Why is a neutral posture so important when setting up a home workspace?

Sara Loesche, MS, OTR/L, CHT

September 8, 2020

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Question

Why is a neutral posture so important when setting up a home workspace?

Answer

When setting up a home workspace, it is important to have a neutral posture. What is a neutral posture?

  • Head straight, slight downward gaze
  • Shoulders relaxed, slight protraction
  • Elbows flexed (90-100°)
  • Wrists neutral
  • Lower body supported
  • Knee at hip level & not in contact with the chair

Figure 1 shows this. We teach this with body mechanics and when we do a task analysis to keep the body safe.

Figure 1. Neutral posture.

In general, you want your head straight and not to deviate in any way There will be a slight downward gaze about 15 degrees. This means that your monitor usually falls about the eyebrow level. That makes it easiest on your cervical spine and neck extensors. They are not going to get either stretched or tensed up and allow for a comfortable visual field.

The next thing is something that I do all the time and need to correct. Shoulders should be relaxed and not up by the ears. They should also be slightly protracted because when you are sitting at your workstation you cannot bring your shoulder blades back when you type. They are going to be a little bit protracted to be able to reach and type in front. The elbows should be flexed to about 90 to 100 degrees. I like to call this more of a floating posture. It should not be static at 90 degrees, but you should have the ability to move a little bit. When you are sitting, the desk surface should be below the elbow and typically it is not. Wrists should be neutral and not deviated. Supporting the lower body is very important as well.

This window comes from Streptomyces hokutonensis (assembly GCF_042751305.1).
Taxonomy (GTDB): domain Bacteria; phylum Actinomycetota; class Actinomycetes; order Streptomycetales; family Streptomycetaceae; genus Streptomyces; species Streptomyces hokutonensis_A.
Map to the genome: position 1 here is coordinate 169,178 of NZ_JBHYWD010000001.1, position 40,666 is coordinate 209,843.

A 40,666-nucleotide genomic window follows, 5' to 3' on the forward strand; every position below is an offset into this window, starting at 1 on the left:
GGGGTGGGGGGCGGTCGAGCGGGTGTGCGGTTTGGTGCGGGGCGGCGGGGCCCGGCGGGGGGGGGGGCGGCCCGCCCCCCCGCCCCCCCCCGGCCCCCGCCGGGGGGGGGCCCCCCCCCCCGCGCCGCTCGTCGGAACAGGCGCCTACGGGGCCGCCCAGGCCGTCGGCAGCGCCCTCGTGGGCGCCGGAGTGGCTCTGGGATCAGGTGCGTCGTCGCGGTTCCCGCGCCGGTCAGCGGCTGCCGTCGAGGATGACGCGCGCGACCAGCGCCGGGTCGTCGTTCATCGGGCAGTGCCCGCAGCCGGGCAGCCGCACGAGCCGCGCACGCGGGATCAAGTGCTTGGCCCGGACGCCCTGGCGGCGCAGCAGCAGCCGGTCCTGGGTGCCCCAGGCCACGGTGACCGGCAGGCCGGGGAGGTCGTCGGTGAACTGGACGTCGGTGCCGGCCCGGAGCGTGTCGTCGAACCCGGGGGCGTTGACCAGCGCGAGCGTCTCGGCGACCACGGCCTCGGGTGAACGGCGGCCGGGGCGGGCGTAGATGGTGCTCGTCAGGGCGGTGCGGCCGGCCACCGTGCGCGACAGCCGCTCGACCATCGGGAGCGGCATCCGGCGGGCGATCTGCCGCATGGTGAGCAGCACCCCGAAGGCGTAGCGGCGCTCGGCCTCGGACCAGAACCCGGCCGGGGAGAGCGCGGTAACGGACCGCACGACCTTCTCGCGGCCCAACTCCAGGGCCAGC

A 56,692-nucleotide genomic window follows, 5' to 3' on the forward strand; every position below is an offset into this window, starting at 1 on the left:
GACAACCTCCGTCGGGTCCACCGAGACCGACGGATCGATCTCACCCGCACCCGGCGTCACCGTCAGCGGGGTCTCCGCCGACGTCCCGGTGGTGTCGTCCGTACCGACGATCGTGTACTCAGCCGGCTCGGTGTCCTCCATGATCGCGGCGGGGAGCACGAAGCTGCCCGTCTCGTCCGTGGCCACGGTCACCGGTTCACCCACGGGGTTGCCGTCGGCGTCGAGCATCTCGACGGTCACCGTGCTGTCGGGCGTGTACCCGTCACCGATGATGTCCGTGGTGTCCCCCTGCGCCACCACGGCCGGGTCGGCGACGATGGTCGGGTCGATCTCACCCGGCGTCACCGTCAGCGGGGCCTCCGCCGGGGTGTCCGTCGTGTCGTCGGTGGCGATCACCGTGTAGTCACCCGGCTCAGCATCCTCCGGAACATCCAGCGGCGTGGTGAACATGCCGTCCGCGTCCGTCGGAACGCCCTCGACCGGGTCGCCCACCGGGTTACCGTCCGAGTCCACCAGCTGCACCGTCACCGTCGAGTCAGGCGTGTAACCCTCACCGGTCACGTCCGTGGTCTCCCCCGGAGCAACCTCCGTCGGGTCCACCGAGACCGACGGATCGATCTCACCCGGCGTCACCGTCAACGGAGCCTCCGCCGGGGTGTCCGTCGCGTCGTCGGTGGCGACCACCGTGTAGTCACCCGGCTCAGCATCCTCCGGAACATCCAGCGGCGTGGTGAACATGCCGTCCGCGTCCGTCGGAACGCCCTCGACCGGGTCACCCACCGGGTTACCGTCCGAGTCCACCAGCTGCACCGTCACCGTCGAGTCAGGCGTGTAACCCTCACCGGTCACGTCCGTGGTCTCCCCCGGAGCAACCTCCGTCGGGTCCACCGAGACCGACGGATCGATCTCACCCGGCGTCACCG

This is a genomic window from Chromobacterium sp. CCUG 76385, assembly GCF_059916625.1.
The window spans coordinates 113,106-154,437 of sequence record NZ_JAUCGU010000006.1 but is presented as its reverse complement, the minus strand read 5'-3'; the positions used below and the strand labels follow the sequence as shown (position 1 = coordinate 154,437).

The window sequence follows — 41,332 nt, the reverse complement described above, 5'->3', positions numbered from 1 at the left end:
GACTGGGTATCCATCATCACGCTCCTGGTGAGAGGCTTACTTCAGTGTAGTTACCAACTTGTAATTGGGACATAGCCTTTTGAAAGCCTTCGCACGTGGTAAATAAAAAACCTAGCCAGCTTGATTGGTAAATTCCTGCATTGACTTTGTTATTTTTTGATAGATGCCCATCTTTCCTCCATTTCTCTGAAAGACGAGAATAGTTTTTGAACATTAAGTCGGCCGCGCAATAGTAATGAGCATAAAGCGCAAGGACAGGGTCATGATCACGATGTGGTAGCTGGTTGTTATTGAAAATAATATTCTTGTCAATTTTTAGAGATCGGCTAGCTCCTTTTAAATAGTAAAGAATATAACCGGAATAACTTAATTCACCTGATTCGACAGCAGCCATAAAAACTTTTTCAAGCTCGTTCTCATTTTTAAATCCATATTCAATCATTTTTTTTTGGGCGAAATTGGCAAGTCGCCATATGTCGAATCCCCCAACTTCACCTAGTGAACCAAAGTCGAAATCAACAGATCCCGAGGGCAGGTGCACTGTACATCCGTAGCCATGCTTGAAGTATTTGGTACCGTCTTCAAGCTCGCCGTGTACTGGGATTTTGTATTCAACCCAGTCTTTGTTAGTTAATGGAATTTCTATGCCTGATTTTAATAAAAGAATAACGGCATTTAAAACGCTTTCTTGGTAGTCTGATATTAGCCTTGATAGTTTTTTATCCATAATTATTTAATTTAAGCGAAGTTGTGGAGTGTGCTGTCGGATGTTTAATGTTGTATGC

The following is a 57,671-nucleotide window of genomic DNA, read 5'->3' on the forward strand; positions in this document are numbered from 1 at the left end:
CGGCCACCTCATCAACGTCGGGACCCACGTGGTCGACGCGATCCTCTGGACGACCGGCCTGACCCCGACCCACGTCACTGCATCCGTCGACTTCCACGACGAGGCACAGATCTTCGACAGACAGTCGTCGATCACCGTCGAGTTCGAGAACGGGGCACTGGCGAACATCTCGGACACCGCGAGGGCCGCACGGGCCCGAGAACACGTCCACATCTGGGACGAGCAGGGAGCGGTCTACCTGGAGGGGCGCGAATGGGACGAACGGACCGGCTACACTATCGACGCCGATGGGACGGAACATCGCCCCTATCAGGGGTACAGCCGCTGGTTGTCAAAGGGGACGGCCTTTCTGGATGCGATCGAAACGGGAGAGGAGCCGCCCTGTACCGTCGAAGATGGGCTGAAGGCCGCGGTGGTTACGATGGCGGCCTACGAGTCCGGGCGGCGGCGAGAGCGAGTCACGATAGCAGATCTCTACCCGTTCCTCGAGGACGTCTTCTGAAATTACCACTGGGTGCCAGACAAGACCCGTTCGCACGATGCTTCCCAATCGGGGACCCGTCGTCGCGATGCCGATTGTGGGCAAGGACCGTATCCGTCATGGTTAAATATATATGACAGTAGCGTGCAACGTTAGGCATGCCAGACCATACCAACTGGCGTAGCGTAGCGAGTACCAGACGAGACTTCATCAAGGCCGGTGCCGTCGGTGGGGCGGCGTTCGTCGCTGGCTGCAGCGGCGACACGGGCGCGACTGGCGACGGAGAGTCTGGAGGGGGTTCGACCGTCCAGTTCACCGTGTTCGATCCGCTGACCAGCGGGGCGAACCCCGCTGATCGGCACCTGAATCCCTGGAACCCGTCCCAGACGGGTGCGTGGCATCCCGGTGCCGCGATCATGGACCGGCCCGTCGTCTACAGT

The more we can set up our environment to achieve a neutral posture, the less fatigue and strain we will feel throughout the day.


sara loesche

Sara Loesche, MS, OTR/L, CHT

Sara is an occupational therapist and certified hand therapist with over 17 years of experience. She has an interest in the role occupational therapy plays in work and industry and has experience in work conditioning and performing on-site ergonomic assessments. Currently, she is an Associate Profession at Thomas Jefferson University in the Occupational Therapy Assistant Program.

 


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